Today’s late-breaking post, Biglaw Firm Holds Associates To Strict Social Media Policy, is brought to you by the good folks at Milbank.
Where to begin? Where to begin?
A four page memo that can be boiled down to: “Don’t be an idiot.” Or, the more professional, “Conduct yourself professionally on social media and networking sites as you would in any professional setting.”
ATL goes into detail of everything wrong with this policy, and I agree with it all.
But what they miss is the generational implications of such a policy.
What a bunch of killjoys. Who under, oh, 60, would want to work there?
Seriously where do they plan to recruit new associates?
Harvard? You know, that school that brought us Facebook?
Stanford? Where Google’s co-founders (and your client), owner of YouTube, Blogger, and countless other social sites, met?
Nothing says “welcome” to the Gen Y crowd as Big Brother:
The Firm reserves the right to monitor the activities of lawyers and administrative employees on Social Media Sites and may at any time request or require the removal of any posting or content on a Social Media Site. If conduct is in violation of Firm policies and/or is seen as compromising the interests of the Firm, the Firm may take appropriate disciplinary action.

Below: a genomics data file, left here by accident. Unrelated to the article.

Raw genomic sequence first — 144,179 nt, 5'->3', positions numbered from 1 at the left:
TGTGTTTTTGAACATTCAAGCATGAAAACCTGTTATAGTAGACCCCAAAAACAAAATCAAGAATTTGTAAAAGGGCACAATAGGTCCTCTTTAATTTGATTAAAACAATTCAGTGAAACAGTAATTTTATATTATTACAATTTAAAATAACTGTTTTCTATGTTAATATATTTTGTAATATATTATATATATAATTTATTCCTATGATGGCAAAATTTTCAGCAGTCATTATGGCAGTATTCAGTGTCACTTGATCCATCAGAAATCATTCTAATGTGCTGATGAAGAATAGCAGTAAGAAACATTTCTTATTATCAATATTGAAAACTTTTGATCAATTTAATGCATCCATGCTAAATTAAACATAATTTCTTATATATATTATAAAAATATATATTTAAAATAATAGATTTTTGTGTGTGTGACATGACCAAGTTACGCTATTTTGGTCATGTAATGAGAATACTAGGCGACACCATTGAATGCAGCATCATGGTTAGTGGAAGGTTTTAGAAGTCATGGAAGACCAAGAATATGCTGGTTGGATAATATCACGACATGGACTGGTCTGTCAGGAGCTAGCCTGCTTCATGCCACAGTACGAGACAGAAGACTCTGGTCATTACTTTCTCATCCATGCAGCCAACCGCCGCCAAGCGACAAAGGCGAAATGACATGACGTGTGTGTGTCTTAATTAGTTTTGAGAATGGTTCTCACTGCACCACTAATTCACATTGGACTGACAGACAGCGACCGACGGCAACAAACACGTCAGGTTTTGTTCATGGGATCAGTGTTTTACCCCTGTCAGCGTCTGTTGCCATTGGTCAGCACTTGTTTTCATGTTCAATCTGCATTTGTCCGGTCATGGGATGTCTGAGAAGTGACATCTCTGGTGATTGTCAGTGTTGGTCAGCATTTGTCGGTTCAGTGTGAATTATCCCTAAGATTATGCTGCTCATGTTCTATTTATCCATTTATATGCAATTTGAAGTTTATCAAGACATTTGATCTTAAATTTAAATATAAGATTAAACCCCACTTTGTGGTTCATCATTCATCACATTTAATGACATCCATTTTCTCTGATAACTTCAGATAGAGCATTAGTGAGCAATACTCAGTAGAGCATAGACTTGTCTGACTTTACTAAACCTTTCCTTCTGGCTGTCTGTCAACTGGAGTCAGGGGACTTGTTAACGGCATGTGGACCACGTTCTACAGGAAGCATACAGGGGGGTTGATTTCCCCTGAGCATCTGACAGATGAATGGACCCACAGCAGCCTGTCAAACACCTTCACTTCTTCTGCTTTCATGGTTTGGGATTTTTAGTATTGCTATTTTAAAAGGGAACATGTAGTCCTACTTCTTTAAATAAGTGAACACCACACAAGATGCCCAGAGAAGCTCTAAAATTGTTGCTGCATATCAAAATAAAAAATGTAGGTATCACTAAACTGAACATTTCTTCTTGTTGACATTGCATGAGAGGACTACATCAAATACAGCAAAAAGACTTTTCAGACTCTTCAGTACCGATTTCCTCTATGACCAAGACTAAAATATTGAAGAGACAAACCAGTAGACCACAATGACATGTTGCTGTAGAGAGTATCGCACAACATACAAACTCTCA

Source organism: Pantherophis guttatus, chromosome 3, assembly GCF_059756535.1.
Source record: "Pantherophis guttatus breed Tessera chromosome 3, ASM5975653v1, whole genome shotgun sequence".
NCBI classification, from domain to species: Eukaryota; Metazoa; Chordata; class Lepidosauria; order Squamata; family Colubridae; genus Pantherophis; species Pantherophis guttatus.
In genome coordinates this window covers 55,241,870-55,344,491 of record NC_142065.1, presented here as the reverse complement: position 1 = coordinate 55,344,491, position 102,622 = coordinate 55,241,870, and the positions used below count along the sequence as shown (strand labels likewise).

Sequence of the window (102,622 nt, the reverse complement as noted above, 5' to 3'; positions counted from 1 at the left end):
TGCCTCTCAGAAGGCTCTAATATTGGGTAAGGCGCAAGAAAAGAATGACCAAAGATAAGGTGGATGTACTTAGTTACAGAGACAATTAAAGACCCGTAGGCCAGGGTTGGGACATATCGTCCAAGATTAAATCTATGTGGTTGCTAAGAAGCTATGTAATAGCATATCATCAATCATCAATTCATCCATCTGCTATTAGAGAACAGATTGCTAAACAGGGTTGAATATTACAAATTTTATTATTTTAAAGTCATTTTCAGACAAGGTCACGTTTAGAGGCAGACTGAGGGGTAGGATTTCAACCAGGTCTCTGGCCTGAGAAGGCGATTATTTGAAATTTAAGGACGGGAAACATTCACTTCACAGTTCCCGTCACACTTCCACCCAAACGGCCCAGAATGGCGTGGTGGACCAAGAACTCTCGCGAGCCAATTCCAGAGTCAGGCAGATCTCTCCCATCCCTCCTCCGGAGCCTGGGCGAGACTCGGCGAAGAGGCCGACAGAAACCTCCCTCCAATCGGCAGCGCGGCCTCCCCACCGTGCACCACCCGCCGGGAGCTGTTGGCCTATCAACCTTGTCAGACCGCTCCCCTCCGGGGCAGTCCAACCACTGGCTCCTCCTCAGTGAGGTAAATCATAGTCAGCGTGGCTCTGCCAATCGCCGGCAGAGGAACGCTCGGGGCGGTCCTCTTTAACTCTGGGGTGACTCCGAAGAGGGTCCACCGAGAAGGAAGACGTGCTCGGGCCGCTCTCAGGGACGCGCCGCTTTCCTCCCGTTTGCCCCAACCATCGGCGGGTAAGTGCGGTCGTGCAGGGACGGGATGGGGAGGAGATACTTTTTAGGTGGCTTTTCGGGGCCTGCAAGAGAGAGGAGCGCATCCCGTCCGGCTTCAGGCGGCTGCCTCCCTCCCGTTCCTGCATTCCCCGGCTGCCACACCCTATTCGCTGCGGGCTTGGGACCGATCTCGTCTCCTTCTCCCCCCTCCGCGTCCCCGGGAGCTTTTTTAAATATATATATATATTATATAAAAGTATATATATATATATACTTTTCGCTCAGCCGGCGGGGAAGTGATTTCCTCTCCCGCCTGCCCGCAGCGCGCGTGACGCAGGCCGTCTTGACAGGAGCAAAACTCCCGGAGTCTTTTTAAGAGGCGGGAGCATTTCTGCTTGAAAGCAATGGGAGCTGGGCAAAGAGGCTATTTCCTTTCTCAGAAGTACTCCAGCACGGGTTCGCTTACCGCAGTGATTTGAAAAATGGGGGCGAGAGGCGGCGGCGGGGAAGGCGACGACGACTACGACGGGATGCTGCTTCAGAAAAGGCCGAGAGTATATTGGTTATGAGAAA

Yikes. And don’t update your Facebook status from work. That is prohibited at well.
Hello. Bueller?? Bueller? The world has changed. Social media is as much of our culture as cell phones and e-mail.
The genie is out of the social media bottle and is not going back. If you have honest concerns, deal with them, but by trying to lock down social media you have now identified yourself as the least cool law firm to work for on the planet.
Which might be fine with your over 60 partners … but wait until their grandchildren get them a new iPad or tablet for Christmas so they can connect and start communicating with the other folks in the fastest growth demographic for Facebook and Twitter.
On the bright side, per the above link, social media has overtaken porn as the #1 activity on the web. At least one HR problem has been solved.